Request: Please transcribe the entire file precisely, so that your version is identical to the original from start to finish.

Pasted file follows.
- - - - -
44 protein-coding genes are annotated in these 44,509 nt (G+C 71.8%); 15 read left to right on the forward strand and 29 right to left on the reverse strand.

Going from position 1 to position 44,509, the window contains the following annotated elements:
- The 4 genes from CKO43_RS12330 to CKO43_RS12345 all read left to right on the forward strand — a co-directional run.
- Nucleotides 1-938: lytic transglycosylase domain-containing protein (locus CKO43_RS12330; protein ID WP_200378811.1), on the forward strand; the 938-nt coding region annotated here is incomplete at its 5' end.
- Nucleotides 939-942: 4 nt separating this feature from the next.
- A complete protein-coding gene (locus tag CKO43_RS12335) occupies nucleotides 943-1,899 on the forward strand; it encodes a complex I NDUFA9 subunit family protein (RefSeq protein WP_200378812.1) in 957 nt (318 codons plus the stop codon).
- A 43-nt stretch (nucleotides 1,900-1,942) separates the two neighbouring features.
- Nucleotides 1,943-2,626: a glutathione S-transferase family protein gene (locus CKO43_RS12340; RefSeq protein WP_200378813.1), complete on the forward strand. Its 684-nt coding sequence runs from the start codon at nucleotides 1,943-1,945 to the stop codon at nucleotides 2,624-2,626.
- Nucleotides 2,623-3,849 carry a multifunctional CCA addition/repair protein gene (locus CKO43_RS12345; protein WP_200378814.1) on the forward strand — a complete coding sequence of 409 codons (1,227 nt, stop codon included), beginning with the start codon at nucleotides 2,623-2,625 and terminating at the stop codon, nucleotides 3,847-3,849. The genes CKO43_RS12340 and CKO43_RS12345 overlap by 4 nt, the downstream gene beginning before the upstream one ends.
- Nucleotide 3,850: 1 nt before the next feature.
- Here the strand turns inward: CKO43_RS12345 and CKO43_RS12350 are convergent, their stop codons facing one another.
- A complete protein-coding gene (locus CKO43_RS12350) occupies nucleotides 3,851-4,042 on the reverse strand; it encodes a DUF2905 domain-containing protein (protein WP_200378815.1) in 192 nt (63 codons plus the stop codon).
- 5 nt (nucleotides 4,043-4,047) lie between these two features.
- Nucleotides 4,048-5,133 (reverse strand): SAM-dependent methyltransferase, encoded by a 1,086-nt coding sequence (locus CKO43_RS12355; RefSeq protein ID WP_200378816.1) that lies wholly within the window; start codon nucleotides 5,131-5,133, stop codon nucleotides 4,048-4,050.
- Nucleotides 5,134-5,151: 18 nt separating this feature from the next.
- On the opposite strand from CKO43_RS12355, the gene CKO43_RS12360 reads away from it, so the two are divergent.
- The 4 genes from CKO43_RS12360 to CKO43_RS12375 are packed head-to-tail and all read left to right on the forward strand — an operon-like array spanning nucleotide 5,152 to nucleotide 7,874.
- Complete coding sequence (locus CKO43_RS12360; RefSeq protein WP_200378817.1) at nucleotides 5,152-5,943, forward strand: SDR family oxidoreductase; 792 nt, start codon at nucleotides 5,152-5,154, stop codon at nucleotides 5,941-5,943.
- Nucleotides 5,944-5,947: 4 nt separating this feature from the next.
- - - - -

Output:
44 protein-coding genes are annotated in these 44,509 nt (G+C 71.8%); 15 read left to right on the forward strand and 29 right to left on the reverse strand.

Going from position 1 to position 44,509, the window contains the following annotated elements:
- The 4 genes from CKO43_RS12330 to CKO43_RS12345 all read left to right on the forward strand — a co-directional run.
- Nucleotides 1-938: lytic transglycosylase domain-containing protein (locus CKO43_RS12330; protein ID WP_200378811.1), on the forward strand; the 938-nt coding region annotated here is incomplete at its 5' end.
- Nucleotides 939-942: 4 nt separating this feature from the next.
- A complete protein-coding gene (locus tag CKO43_RS12335) occupies nucleotides 943-1,899 on the forward strand; it encodes a complex I NDUFA9 subunit family protein (RefSeq protein WP_200378812.1) in 957 nt (318 codons plus the stop codon).
- A 43-nt stretch (nucleotides 1,900-1,942) separates the two neighbouring features.
- Nucleotides 1,943-2,626: a glutathione S-transferase family protein gene (locus CKO43_RS12340; RefSeq protein WP_200378813.1), complete on the forward strand. Its 684-nt coding sequence runs from the start codon at nucleotides 1,943-1,945 to the stop codon at nucleotides 2,624-2,626.
- Nucleotides 2,623-3,849 carry a multifunctional CCA addition/repair protein gene (locus CKO43_RS12345; protein WP_200378814.1) on the forward strand — a complete coding sequence of 409 codons (1,227 nt, stop codon included), beginning with the start codon at nucleotides 2,623-2,625 and terminating at the stop codon, nucleotides 3,847-3,849. The genes CKO43_RS12340 and CKO43_RS12345 overlap by 4 nt, the downstream gene beginning before the upstream one ends.
- Nucleotide 3,850: 1 nt before the next feature.
- Here the strand turns inward: CKO43_RS12345 and CKO43_RS12350 are convergent, their stop codons facing one another.
- A complete protein-coding gene (locus CKO43_RS12350) occupies nucleotides 3,851-4,042 on the reverse strand; it encodes a DUF2905 domain-containing protein (protein WP_200378815.1) in 192 nt (63 codons plus the stop codon).
- 5 nt (nucleotides 4,043-4,047) lie between these two features.
- Nucleotides 4,048-5,133 (reverse strand): SAM-dependent methyltransferase, encoded by a 1,086-nt coding sequence (locus CKO43_RS12355; RefSeq protein ID WP_200378816.1) that lies wholly within the window; start codon nucleotides 5,131-5,133, stop codon nucleotides 4,048-4,050.
- Nucleotides 5,134-5,151: 18 nt separating this feature from the next.
- On the opposite strand from CKO43_RS12355, the gene CKO43_RS12360 reads away from it, so the two are divergent.
- The 4 genes from CKO43_RS12360 to CKO43_RS12375 are packed head-to-tail and all read left to right on the forward strand — an operon-like array spanning nucleotide 5,152 to nucleotide 7,874.
- Complete coding sequence (locus CKO43_RS12360; RefSeq protein WP_200378817.1) at nucleotides 5,152-5,943, forward strand: SDR family oxidoreductase; 792 nt, start codon at nucleotides 5,152-5,154, stop codon at nucleotides 5,941-5,943.
- Nucleotides 5,944-5,947: 4 nt separating this feature from the next.